WorraLiberty Fri 12-Jun-15 10:34:22

I always stand with the child in this situation and ask if they're lost.

It's not normally long before a panic stricken parent or security guard comes along.

SophieHatters Fri 12-Jun-15 10:43:47

Whatever you do, never, ever just walk past without doing anything. Think of James Bulger and how many people saw him.

If I had seen a little child crying with some scruffy 10yos I would have made damn sure they couldn't do him any further harm. You ask where their parents are and you escort them there.

sorry bit off topic.

ApeMan Fri 12-Jun-15 11:09:22

^ I think it's about the individuals not knowing with poor little James Bulger, I don't think any blame should be laid at their door. It wouldn't occur to most people to split up a group of children in case they are going to torture and murder each other, however much hindsight is 20/20, and I would expect that nobody normal who saw them is likely to have even conceived of such a thing happening as... what did.

Such outrage and sadness for that child whenever he is mentioned - that is because of how unnatural and unimaginable it was, so it's hard to judge the people who saw him for not realising, even though they will probably judge themselves until they die.

Fatmomma99 Fri 12-Jun-15 11:15:23

I think considering you're not completely comfortable around children, Lovemydogs, you did absolutely the right thing.

loveareadingthanks Fri 12-Jun-15 11:28:07

It can be a hard choice though. It is worrying these days even for those used to children. I've found a few lost children and in the past never hesitated to talk to them, take their hand to comfort them, and wait with them until parents turn up.

I found a shrieking toddler obviously lost in a residential area recently. I hesitated for a few seconds and thought 'shit, what do I do'. I worried about taking his hand but did as we were near a road and I was worried he might bolt. Poor kid was absolutely terrified. In the past I'd have picked him up and given him a bit of a cuddle while reassuring him. Nope, I just ineffectually held his hand while he stood there screaming his head off. Mum came tearing round the corner within a minute and was very grateful. I hated second-thinking everything I did.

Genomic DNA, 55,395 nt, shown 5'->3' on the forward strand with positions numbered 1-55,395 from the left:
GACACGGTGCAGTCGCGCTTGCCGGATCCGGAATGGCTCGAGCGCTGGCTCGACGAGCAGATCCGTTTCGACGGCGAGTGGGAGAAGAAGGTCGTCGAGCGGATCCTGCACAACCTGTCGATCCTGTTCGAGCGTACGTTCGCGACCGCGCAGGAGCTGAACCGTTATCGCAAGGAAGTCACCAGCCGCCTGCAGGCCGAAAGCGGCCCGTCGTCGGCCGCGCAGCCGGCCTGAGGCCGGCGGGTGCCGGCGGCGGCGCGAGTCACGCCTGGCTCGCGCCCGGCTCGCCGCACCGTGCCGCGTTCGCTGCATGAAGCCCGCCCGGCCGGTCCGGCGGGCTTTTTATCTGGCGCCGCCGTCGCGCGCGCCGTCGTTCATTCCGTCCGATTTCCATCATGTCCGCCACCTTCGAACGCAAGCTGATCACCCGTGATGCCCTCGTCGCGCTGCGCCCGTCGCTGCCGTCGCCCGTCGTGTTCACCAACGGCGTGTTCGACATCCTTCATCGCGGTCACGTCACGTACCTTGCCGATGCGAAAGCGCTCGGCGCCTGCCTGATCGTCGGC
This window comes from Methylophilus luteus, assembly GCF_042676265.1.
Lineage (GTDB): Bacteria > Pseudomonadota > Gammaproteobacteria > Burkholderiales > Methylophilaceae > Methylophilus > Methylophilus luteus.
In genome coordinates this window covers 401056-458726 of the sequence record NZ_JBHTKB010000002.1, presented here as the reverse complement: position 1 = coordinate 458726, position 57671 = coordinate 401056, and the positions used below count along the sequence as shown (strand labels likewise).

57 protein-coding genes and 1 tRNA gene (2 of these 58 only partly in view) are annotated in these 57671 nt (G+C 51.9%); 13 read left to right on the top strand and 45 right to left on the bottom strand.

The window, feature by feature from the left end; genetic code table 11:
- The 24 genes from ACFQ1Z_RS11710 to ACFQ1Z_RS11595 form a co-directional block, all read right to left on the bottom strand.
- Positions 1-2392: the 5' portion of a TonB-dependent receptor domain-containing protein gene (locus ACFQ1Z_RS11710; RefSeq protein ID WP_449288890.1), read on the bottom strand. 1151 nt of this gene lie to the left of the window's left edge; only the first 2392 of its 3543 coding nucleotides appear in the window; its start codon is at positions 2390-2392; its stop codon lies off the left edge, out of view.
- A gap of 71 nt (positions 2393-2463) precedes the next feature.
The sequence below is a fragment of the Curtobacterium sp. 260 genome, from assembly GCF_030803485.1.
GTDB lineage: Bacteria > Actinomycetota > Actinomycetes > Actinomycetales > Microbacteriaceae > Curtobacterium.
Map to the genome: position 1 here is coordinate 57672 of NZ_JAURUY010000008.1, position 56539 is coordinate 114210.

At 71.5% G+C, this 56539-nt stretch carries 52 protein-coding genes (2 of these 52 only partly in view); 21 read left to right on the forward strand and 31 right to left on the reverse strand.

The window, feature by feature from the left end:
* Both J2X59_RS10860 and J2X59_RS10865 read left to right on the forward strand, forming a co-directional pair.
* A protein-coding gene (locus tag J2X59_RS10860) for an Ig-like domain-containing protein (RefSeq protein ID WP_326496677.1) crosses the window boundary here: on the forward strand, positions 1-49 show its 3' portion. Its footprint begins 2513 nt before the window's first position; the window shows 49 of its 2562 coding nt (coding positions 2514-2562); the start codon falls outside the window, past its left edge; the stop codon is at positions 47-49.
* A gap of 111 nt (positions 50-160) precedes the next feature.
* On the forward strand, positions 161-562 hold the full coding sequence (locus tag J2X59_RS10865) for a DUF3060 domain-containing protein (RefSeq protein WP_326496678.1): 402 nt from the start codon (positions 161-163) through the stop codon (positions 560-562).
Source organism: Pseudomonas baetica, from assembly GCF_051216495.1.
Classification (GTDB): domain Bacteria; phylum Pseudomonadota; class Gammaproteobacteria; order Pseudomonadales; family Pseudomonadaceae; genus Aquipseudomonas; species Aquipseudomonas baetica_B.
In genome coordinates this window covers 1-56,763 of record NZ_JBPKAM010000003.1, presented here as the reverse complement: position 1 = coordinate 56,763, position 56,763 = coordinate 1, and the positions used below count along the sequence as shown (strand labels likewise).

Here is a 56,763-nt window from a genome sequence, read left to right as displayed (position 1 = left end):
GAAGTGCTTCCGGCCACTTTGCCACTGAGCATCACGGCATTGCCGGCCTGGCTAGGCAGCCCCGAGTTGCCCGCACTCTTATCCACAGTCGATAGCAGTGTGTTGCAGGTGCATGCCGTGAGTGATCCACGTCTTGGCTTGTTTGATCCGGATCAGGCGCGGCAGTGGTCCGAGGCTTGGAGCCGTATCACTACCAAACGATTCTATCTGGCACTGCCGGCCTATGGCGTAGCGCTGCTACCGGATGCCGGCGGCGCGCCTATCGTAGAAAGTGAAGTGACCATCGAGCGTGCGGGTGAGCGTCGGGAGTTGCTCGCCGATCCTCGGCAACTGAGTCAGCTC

I was also stuck. I had no phone on me. I couldn't have left the child there.How long should I have just stood there before taking kid into my home to get my phone to call police? If I did that at just the wrong moment, would I be getting done for abduction?

I'm not surprised you felt a bit lost OP, but thank you for keeping an eye on the child until they were safe.

balletnotlacrosse Fri 12-Jun-15 11:32:44

I would keep an eye on them for a couple of minutes in case a parent was standing nearby and I just hadn't noticed them. Then I would approach and ask them where mummy or daddy is. It they're obviously lost it would really depend on the situation. If there was a security guard or information desk nearby I would bring the child to them to deal with. When I found a toddler wandering around a car park in front of some shops once, I walked him up to the shops and got him to point out his mother to me. There was no other adult around to leave him with, I was pretty sure his mum had to be in one of the shops and I couldn't just leave him standing in a car park where a car could swing in at any time.

wallypops Fri 12-Jun-15 11:34:38

As a Mother of an ex-bolter and a hider (think cupboards in Ikea) I was grateful to whoever found them. I made sure they could say where mummy is ie kitchen department, that they know my phone number, and we have discussed what to do if lost - Find another mummy. When it used to happen all my advice went out the window and they charged off in a panic.